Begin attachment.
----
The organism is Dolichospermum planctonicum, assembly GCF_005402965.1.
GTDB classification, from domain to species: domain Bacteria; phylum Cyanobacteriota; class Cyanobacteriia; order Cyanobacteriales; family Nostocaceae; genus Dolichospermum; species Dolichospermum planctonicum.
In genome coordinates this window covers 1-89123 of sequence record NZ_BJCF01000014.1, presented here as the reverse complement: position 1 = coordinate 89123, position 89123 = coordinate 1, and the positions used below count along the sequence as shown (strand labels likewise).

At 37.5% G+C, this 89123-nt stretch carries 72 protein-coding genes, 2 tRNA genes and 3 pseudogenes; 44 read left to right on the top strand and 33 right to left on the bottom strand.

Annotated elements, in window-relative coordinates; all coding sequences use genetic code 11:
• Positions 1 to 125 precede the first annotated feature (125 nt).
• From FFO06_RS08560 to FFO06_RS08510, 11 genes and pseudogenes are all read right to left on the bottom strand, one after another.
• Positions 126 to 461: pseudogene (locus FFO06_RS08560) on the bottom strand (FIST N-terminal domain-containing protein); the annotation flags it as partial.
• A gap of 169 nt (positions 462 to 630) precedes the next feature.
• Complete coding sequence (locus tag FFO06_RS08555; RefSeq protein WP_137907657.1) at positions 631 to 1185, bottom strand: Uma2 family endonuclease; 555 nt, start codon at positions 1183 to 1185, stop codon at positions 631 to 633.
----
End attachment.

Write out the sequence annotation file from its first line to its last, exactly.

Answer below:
The organism is Dolichospermum planctonicum, assembly GCF_005402965.1.
GTDB classification, from domain to species: domain Bacteria; phylum Cyanobacteriota; class Cyanobacteriia; order Cyanobacteriales; family Nostocaceae; genus Dolichospermum; species Dolichospermum planctonicum.
In genome coordinates this window covers 1-89123 of sequence record NZ_BJCF01000014.1, presented here as the reverse complement: position 1 = coordinate 89123, position 89123 = coordinate 1, and the positions used below count along the sequence as shown (strand labels likewise).

At 37.5% G+C, this 89123-nt stretch carries 72 protein-coding genes, 2 tRNA genes and 3 pseudogenes; 44 read left to right on the top strand and 33 right to left on the bottom strand.

Annotated elements, in window-relative coordinates; all coding sequences use genetic code 11:
• Positions 1 to 125 precede the first annotated feature (125 nt).
• From FFO06_RS08560 to FFO06_RS08510, 11 genes and pseudogenes are all read right to left on the bottom strand, one after another.
• Positions 126 to 461: pseudogene (locus FFO06_RS08560) on the bottom strand (FIST N-terminal domain-containing protein); the annotation flags it as partial.
• A gap of 169 nt (positions 462 to 630) precedes the next feature.
• Complete coding sequence (locus tag FFO06_RS08555; RefSeq protein WP_137907657.1) at positions 631 to 1185, bottom strand: Uma2 family endonuclease; 555 nt, start codon at positions 1183 to 1185, stop codon at positions 631 to 633.